The Real Face of Regeneration

Regeneration or Social Cleansing
The Hackney Independent newsletter has been drawing attention to the real nature of regeneration in Shoreditch for the last three years. It sounds good. Who wouldn’t want money spent in their area: encouraging new job and educational opportunities, less crime on the streets, better housing and community facilities…? But the experience of local people is that it often does nothing for them. Usually the opposite. Regeneration schemes are often another way of socially cleansing working class areas to make room for yuppies.

The New Deal schemes are a prime example of this. The government offered Shoreditch £50 million for regeneration, and set up a board partly comprised of local people to ensure it was spent in our interests. Local people said they wanted the money to be spent on refurbishing homes. The government said ‘no’. The money will only be spent if the community agrees to less council homes in the area and more high-rent or private flats. Now Shoreditch Our Way, eager to please the government, is using the money to buy public land to sell for private flats – claiming this is a victory for local people! ShOW have commissioned reports that recommend the demolition of council housing. Even their plans for the reopening of Haggerston Pool include the development of private flats.

Another recent example is the plan to redevelop Kingsland Basin. £116 million is to be ‘invested’ in the area by a private developer to build ‘live-work’ units, ie yuppie flats, but there will be no affordable housing for local people. Even MP Brian Sedgemore – not known for speaking up about the effects of regeneration in his constituency – has spoken out about the yuppie invasion. De Beauvoir estate’s tenants & residents association are right to point to the fact that Kingsland basin will be lost to local people if the development goes ahead.

The director of the company involved, Investland, says “they would rather lift people out of social housing by providing jobs than create more social housing” (Hackney Gazette, 18 July 2002). How stupid do these people think we are?!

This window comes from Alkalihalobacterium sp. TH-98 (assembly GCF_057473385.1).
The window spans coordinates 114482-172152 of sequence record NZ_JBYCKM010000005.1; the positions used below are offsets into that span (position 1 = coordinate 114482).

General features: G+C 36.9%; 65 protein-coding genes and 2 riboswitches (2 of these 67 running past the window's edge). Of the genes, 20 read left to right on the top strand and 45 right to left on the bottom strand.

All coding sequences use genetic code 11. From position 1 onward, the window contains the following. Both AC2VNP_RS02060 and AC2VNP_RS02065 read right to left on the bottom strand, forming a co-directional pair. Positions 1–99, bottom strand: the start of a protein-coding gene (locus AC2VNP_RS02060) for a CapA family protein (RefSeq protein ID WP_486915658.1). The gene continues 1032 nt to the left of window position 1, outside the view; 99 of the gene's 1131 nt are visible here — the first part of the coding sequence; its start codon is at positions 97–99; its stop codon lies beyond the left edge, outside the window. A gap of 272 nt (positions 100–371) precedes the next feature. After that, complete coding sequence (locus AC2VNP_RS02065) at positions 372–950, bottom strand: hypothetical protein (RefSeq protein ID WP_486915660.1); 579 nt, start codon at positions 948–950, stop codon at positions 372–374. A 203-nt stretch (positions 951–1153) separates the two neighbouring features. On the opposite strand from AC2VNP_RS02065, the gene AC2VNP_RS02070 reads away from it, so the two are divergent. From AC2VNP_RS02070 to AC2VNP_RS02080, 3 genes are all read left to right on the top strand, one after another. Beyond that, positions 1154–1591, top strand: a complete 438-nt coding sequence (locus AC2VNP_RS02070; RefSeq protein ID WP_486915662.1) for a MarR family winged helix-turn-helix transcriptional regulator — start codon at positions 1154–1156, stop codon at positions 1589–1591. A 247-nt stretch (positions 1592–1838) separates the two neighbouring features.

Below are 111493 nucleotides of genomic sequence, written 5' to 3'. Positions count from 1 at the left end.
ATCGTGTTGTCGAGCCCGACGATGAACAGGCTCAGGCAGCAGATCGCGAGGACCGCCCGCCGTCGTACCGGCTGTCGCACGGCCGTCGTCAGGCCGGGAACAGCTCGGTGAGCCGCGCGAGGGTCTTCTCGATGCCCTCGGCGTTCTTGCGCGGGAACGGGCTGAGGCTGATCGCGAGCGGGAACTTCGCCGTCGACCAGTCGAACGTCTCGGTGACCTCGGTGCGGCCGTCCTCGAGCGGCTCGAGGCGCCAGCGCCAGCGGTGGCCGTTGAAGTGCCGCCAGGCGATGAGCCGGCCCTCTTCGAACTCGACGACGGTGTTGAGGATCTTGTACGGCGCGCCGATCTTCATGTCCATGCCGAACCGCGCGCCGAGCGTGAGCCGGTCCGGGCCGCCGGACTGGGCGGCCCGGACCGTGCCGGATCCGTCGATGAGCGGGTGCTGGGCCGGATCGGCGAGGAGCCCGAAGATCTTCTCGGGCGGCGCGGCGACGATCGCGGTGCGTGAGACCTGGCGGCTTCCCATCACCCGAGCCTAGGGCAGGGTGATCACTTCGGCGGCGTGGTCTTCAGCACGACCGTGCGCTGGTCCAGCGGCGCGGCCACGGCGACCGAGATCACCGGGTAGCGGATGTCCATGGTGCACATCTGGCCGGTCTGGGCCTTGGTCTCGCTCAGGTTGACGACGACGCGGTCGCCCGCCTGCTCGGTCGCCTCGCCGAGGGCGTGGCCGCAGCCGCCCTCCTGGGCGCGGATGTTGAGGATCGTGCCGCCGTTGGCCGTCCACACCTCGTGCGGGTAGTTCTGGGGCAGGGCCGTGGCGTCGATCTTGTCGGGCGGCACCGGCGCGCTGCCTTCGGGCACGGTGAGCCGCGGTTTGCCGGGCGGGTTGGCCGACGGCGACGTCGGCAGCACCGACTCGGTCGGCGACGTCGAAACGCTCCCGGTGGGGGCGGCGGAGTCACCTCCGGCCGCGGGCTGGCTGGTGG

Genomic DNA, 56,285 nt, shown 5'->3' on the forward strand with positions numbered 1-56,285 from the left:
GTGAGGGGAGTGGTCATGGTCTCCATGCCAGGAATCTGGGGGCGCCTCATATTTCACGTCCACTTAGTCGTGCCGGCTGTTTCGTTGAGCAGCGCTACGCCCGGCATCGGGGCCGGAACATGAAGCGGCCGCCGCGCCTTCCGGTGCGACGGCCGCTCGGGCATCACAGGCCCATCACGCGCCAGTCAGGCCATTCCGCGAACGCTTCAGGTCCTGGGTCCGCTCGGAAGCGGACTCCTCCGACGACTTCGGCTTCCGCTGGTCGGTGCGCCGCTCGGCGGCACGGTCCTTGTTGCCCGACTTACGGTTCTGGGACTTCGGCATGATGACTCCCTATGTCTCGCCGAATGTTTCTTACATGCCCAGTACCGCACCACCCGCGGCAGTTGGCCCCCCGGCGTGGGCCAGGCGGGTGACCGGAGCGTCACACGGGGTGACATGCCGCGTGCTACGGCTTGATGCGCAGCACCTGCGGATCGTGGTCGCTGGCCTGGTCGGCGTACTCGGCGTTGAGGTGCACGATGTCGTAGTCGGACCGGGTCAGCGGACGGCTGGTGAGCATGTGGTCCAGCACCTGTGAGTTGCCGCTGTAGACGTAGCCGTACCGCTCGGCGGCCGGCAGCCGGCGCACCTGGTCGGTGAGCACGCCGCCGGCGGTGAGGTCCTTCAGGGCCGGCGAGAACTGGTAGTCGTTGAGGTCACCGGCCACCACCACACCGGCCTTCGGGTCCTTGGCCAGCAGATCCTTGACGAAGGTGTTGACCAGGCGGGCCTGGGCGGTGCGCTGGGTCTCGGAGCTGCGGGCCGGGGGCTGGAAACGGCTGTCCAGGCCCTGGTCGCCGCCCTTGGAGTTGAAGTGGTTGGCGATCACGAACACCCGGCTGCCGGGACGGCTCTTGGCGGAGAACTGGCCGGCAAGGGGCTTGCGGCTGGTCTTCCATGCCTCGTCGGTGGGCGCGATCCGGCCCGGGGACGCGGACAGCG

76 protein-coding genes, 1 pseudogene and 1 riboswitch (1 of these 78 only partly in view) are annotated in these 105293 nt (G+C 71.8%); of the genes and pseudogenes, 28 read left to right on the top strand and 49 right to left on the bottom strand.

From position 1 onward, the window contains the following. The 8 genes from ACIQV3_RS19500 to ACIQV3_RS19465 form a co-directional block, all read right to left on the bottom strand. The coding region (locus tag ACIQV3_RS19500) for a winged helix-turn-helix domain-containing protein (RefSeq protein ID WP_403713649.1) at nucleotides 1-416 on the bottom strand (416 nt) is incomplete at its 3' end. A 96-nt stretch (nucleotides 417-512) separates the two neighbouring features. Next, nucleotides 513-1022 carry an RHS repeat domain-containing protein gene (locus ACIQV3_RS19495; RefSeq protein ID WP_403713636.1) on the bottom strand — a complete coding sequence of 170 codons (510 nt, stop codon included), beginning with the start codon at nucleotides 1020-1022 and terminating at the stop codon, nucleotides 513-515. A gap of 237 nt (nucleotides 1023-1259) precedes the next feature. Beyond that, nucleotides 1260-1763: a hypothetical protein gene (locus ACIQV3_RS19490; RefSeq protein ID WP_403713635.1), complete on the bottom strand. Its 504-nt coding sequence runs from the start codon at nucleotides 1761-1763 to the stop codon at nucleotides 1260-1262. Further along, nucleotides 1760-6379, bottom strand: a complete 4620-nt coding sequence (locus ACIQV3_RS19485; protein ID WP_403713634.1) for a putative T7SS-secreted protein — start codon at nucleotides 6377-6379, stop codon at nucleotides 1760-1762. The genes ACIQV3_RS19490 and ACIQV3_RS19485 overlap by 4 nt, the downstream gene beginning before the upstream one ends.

More private flats to buy or at high rents means less affordable housing for local families. Sons and daughters are forced to move away as property prices soar and affordable housing vanishes. The new city workers don’t need a lot of the facilities that local people do, so the swimming baths are shut, nurseries and youth facilities are threatened. New shops and bars don’t employ local people and don’t charge prices we can afford.

The Council is not neutral in this process. It encourages the process of regeneration – and the privatisation that goes with it : the council makes it harder for working class people to stay in the area by cutting funding to the nurseries and clubs etc that local people depend on; it collects rent but often does no repairs, deliberately running down some estates so people will welcome new private landlords that will charge higher rents; it sells its land to property developers who build more expensive flats but it does not reinvest the money where it is needed.

Hackney Independent is not opposed to regeneration, but we are opposed to what is being done in its name. If the New Deals were genuinely run by locally elected people instead of by consultants and business people we would not have much to complain about, if the government would offer money without attaching strings that were not in the interests of local people we wouldn’t be so critical, if the council used our money to improve our lives we wouldn’t be opposing them.

Regeneration is a massive con trick being perpetrated by New Labour, the other political parties and their middle class cheer-leaders. Hackney Independent opposes it in its current form because we are sick of being pushed around and pushed out, of being patronised and dictated to, because we should be given a real say in how we run our own lives…